Hits: 936

Provincial, Regional, Municipal Governments, Chambers and BIAs are doing their best to support local business. All of these community leadership organizations are supportive of the Digital Mainstreet Project. If you look at the dominant sponsors of Digital Mainstreet Project the companies are foreign-owned billion dollar enterprises. Digital Mainstreet is driving higher profits and revenues for Google and Facebook, and the advertising dollars generated are not staying in our community.

There is a Canadian story and local story that is emerging. GetintheLoop is a Canadian based business in 85 communities, each franchise is locally owned. GetintheLoop is a technology company, with a passion for shopping local, our flagship product is our free App. 300,000 people in Canada use GetintheLoop, 5,000+ businesses are promoting 10,000's of offers to shop local.

As a local GetintheLoop franchise owner in Northumberland and Bay of Quinte, we launched this year and have 2000+ local members and 100+ businesses using GetintheLoop's technology platform. As a small business owner I absolutely know and respect that local businesses need a competitive advantage, a multi-pronged approach to marketing their business. This includes local print, local radio and a digital strategy. A local business needs an effective marketing plan that is sustainable, affordable and effective.

See video by  GetintheLoop  CEO, Matt Crowell Supporting Local goes both ways!

Here's what happens when you “shop local.”

1. More of your money will be kept in your local economy
For every $100 you spend at locally owned businesses, $68 will stay in the community. What happens when you spend that same $100 at a national chain? Only $43 stays in the community. (Source: Civic Economics – Andersonville Study of Retail Economics.)

2. You embrace what makes your community unique
You wouldn't want your house to look like everyone else's in the country. So why would you want your community to look that way?

3. You create local jobs
Local businesses are better at creating higher-paying jobs for your neighbours. When you shop locally, you help create jobs for teachers, firemen, police officers, and many other essential professions.

4. You help the environment
Buying from a locally owned business conserves energy and resources in the form of less fuel for transportation and less packaging.

5. You nurture community
Local business owners know you, and you know them. Studies have shown that local businesses donate to community causes at more than twice the rate of chains.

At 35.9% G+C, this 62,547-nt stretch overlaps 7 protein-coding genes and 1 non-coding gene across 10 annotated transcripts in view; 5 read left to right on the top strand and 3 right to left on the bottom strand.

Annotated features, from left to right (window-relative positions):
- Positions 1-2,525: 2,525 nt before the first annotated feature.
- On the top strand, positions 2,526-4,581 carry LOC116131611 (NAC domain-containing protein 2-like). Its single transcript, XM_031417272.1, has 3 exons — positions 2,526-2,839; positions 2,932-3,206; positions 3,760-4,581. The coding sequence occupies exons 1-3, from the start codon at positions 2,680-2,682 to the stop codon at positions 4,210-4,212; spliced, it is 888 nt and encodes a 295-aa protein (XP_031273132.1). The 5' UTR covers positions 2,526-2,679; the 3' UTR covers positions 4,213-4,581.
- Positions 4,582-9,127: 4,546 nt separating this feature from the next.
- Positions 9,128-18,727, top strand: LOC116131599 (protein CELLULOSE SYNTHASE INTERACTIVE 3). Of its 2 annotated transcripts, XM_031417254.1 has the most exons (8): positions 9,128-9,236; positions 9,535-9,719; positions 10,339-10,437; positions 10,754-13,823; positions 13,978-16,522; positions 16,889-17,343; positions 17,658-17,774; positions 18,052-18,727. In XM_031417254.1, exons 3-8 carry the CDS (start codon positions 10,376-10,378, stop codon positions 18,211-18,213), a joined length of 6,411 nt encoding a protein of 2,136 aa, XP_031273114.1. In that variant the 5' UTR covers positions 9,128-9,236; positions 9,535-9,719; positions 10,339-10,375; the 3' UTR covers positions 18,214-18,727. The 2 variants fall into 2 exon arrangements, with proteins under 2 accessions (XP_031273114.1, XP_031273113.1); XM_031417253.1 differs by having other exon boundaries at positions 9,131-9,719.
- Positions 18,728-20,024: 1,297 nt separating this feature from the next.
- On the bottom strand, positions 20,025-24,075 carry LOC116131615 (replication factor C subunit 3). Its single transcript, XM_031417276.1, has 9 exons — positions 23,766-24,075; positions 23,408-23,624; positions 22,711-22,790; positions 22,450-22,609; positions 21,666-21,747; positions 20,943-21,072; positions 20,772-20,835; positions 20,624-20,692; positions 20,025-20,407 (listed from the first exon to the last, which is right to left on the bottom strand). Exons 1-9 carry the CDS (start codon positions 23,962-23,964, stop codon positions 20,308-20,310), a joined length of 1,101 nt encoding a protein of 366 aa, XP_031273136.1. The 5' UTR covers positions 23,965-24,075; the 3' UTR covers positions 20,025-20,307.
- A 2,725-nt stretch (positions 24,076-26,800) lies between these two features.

6. You conserve your tax dollars
Shopping in a local business district means less infrastructure, less maintenance, and more money available to beautify your community. Also, spending locally instead of online ensures that your sales taxes are reinvested where they belong— in your community!

7. You create more choice
Locally owned businesses pick the items and products they sell based on what they know you like and want. Local businesses carry a wid­er array of unique products because they buy for their own individual markets.

8. You took advantage of their expertise
You are their friends and neighbors, and locally owned businesses have a vested interest in knowing how to serve you. They're passionate about what they do. Why not take advantage of it?

9. You invested in entrepreneurship
Creativity and entrepreneurship are what the economy is founded upon. Nurturing local business en­sures a strong community.

10. You can make our community a destination
Shopping local creates and sustains businesses that are interesting and unique, building our community, attracting new neighbors, visitors and guests. This benefits everyone!

People in our community have made the choice to adopt digital technologies. National Brands, Billion dollar big box stores and eCommerce sites are pushing the digital envelope. Our local businesses are asking for support. We all need to make a choice, to take a chance, or our community will get left behind. We need to support the current businesses and attract new businesses, filling the vacant stores in our community with more businesses that are interesting and unique, building our community.

Steve Wilkes
Cobourg Resident and business owner